The bad news: There was a torrential downpour right at the start of the Pasadena Marathon/Half-Marathon this morning.
The good news: I stayed warm and dry.
The bad news: I was still in my car, stuck in traffic, when the gun went off.
Flashback 2 years ago: my friend Craig started walking on a regular basis just for general health reasons. For his birthday, I made him a coupon good for one free entry to a local race event and I would be his walking buddy. I figured we'd do a 5k walk-a-thon around the Rose Bowl for cancer research or something. Nothing ever came of it.
One year later, Craig and his wife Jana show up as guests in my home holding the ticket. Guess what? Jana has been secretly running and is doing the Pasadena Marathon in November. Craig is going to walk the Pasadena Half and I have to be his walking partner. I gave him a coupon expecting to do walk just 3 miles with him and now I had to do 13? But what could I do? He was holding a coupon.
So they trained and trained and trained, and then on Race Day the event was canceled because local fire filled the air with soot and ash. I felt sick to my stomach for both of them. The race would be rescheduled for some time in March. That was fine with me, as long as it wasn't the weekend of March 21-22 because I was going to Las Vegas that weekend for a festival. (If you must know, it was a festival celebrating an 80s TV show about a talking car. Do not judge me.)
I was not about to miss Vegas, so I drove out Friday morning and went to the festival. Spent two days on my feet running all over the place. I left Vegas around 9:30 Saturday night and got home around 2:00 am. Woke up at 4:45am, left for the race at 5:05 am.
The starting line was about 7 miles from home with a 6:30am start time. At 5:15, I was 1/2 mile from the freeway exit and traffic came to a standstill. It took me over an hour to get off the freeway, and then I still had another mile to the parking garage. Amazingly stressful. Craig called me and I had to tell him "just get yourselves to the starting line and go. If I need to go Bandit and cut the course to catch up with you, I will. Just GO!"
I inched into the parking garage at 6:40. There were people everywhere still trying to get to the starting line, although I was surprised how happy everyone seemed. Between the absolutely horrendous traffic-flow problems and all the rain, everything about the race was so miserable that people couldn't help but laugh. Craig called me and told me that because of the number of racers, he didn't officially start until 6:40. I fought my way through the crowd of 5k runners lined up for their 7:00 am gun and officially started the race at 6:44. I wasn't planning on doing any running at all today, but I sprinted out and caught up with Craig about 1/2 mile out. I was much relieved.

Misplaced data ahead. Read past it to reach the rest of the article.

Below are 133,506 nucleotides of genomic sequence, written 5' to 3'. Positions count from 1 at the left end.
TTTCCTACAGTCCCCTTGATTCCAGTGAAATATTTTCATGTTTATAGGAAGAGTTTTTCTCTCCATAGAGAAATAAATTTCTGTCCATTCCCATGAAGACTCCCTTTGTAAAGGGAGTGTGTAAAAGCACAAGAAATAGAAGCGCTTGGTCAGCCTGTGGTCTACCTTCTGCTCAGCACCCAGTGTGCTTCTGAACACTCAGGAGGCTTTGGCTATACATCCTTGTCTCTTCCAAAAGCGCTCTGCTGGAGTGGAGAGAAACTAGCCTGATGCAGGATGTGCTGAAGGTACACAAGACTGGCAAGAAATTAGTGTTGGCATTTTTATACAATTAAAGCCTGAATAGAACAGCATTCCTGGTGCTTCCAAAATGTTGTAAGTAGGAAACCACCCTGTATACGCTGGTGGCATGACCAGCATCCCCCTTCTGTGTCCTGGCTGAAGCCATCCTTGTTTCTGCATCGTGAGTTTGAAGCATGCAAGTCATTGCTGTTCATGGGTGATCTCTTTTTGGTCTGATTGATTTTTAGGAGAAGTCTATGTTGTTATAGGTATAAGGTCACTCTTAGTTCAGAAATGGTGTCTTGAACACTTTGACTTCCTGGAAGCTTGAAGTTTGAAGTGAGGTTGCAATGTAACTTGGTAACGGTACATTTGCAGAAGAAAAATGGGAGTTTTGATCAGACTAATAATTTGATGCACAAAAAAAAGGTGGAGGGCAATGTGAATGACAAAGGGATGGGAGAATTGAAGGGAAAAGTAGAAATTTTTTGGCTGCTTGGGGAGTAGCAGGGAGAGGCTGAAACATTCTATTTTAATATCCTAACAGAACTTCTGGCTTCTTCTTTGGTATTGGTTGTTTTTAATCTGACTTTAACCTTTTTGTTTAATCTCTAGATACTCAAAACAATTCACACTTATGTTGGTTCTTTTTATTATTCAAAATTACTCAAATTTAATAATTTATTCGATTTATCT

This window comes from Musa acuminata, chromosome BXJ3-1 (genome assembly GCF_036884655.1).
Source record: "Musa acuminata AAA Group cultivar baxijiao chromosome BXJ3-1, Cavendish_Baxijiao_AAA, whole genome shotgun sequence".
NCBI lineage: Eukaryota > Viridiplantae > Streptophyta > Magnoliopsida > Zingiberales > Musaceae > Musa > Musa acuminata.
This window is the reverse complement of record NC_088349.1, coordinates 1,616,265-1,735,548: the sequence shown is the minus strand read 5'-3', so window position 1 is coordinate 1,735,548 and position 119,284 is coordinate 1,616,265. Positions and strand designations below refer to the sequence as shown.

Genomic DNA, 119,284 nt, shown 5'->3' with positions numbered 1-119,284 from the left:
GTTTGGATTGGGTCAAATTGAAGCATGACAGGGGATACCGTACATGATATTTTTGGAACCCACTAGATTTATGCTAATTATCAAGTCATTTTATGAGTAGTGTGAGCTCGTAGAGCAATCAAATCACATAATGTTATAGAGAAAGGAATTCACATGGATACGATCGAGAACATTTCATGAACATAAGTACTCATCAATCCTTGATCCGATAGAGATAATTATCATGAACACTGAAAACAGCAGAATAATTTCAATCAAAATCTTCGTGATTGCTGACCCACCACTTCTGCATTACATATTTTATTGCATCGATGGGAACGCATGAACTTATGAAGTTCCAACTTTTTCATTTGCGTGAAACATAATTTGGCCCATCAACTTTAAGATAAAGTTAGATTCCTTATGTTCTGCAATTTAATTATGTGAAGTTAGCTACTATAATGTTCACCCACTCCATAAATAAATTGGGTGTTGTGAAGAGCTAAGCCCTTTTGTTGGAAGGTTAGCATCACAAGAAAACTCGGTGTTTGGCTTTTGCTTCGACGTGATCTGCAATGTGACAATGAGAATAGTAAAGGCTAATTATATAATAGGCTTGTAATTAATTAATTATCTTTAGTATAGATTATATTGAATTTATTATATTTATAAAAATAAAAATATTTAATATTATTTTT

The rain stopped for a while, but we had another huge downpour around mile 3. But it was the downpour at mile 6 that killed me. We were by the Rose Bowl, surrounded by wide open fields and the wind blasted us. I was soaked head-to-toe, not wearing anything waterproof, and the wind was freezing. By far, these were the worst race conditions I've ever been in. There were moments when I was thinking "I can't do this. It's too cold, this is potentially dangerous being out here." I was terrified for Jana and the other marathon runners because the emotional drain must have been brutal. Fortunately, things started to dry up and warm up after that.
Craig was pretty much in high spirits the entire time, and although he later said he thought we were moving pretty slowly we actually maintained a pace 30 seconds/mile faster than he planned. I was very excited and proud to watch him during that last mile and see him cross the finish line.
We recovered for a while, then when it was getting close to Jana's expected arrival I went back along the course to around mile 25.5 with a "Hooray for Jana!" sign. I wanted to give her an extra boost for the home stretch, and then I would call Craig and tell him to get in position to see her. Funny thing: a little bit earlier, Brazilian Ben (aka Road Rash Ben
) was in Pasadena, saw my Tri jacket from a distance and called me. I told him where I was headed down the course, and he came out and met me there. I was worried that when we saw Jana she would be limping and miserable from the conditions of the day but when we saw her she was jogging and all smiles. Now to call Craig and tell him to get ready: my cel phone died. Remember those 2 days in Vegas? I hadn't recharged my phone. Thank goodness Ben was there so I could use his phone instead.
I was able to take a different route back to the finish line and saw Jana complete her first marathon. Amazing.
Jana went to the medical tent to have them take a look at some blisters. One had popped so they put some magic goo on it. The other one hadn't popped, but wow it was doozy. It basically took up the entire side of her foot. Enormous. Funny how running 26.2 miles in wet socks can do that.
This is the scary thing, and I know many of you have been in the same boat. They were cold, and wet, and exhausted, with blisters, and during lunch they started talking about what they'll do differently next year. NEXT YEAR?! They're hooked.